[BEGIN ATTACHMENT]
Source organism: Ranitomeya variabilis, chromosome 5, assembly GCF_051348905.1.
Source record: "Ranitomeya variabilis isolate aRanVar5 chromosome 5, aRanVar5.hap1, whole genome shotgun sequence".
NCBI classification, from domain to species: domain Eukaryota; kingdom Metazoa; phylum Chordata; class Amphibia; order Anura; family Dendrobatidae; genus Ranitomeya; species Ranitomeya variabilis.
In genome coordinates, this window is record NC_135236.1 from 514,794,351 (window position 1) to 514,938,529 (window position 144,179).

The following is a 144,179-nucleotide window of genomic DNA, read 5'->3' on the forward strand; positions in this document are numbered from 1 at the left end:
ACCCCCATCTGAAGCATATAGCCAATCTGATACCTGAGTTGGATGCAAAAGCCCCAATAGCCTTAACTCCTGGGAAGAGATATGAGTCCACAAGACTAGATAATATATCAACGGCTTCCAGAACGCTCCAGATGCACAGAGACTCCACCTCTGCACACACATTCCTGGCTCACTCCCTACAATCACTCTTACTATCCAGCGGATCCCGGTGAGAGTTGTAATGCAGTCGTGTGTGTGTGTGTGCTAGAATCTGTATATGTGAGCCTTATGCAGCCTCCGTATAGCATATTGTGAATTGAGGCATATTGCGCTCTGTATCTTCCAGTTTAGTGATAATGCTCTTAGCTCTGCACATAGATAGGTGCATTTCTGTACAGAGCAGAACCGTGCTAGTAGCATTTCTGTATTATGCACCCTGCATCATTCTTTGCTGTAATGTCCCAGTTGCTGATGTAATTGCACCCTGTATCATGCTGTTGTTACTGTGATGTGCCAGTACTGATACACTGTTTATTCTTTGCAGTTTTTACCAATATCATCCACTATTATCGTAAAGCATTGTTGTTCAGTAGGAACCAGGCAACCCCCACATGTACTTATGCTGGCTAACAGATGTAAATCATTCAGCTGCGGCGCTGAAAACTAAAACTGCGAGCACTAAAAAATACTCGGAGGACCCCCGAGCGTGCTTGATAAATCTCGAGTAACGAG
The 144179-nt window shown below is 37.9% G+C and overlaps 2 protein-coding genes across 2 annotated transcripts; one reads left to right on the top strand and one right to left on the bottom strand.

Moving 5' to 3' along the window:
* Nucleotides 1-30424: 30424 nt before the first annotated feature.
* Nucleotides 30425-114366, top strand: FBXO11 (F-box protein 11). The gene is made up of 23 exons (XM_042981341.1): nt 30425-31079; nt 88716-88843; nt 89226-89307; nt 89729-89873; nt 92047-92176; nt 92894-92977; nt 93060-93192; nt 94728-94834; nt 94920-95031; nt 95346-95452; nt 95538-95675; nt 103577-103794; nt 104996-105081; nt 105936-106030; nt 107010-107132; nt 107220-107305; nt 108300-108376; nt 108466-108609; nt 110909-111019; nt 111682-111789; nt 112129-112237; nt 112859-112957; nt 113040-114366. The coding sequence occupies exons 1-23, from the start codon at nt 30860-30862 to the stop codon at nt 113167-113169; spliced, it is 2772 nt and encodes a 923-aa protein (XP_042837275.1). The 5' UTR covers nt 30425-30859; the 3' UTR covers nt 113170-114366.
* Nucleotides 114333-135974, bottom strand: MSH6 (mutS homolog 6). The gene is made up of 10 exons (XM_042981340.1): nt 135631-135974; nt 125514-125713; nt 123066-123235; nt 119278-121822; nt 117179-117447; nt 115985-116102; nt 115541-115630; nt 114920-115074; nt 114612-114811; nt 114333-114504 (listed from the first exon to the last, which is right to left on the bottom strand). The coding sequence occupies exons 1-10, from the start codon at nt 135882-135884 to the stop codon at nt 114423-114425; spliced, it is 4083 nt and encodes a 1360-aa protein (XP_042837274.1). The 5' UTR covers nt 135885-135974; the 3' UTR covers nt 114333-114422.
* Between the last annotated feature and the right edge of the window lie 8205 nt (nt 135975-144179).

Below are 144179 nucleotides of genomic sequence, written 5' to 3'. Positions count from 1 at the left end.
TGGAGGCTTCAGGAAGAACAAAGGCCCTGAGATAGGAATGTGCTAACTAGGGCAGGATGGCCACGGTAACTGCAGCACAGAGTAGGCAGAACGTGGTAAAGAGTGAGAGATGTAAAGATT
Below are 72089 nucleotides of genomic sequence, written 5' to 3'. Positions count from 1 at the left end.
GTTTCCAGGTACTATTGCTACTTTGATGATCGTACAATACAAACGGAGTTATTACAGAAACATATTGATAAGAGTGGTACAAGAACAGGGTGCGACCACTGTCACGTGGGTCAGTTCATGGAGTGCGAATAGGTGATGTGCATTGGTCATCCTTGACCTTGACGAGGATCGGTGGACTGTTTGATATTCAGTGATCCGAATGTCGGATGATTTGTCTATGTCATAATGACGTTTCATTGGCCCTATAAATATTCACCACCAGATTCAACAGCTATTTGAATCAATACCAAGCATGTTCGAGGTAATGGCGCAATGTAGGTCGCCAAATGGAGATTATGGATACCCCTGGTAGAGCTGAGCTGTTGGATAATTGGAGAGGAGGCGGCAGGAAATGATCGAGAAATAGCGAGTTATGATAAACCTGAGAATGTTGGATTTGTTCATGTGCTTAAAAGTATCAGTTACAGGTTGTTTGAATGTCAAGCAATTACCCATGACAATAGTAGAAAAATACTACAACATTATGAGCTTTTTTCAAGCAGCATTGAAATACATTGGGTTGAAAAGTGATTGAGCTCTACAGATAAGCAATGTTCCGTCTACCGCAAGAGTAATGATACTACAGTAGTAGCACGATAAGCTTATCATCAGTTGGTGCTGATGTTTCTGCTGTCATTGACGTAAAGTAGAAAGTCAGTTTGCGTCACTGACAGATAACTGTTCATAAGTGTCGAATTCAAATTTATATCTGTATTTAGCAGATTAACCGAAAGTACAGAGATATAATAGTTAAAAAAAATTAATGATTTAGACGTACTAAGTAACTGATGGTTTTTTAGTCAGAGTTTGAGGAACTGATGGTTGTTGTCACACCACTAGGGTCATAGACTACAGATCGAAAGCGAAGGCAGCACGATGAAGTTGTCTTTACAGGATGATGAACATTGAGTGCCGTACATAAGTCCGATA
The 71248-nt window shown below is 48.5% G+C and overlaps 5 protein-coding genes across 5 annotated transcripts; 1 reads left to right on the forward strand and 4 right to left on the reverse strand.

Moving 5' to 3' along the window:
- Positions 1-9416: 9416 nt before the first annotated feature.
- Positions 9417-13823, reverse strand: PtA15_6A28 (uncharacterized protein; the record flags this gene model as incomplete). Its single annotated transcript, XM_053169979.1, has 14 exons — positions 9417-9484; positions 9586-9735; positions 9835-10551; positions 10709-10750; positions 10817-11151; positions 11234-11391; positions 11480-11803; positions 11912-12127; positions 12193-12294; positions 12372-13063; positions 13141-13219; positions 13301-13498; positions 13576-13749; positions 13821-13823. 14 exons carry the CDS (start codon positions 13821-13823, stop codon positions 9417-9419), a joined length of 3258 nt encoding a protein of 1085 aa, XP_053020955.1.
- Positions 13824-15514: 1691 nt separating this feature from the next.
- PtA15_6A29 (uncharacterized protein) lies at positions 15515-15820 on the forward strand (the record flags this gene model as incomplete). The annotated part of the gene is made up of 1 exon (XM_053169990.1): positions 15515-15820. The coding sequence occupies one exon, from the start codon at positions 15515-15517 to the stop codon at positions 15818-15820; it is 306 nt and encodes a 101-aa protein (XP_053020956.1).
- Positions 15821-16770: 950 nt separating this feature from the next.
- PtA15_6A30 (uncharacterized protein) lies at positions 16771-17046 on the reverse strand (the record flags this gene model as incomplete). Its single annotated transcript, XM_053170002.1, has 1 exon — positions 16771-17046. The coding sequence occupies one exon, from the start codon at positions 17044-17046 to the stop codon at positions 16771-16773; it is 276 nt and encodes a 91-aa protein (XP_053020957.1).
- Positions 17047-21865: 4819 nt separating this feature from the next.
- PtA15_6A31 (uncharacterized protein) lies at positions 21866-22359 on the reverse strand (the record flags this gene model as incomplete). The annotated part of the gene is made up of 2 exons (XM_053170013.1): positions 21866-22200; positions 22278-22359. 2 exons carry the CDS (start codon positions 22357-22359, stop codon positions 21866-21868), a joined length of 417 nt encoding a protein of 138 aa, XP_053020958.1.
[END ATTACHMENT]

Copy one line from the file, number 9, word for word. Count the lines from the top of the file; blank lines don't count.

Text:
* Nucleotides 1-30424: 30424 nt before the first annotated feature.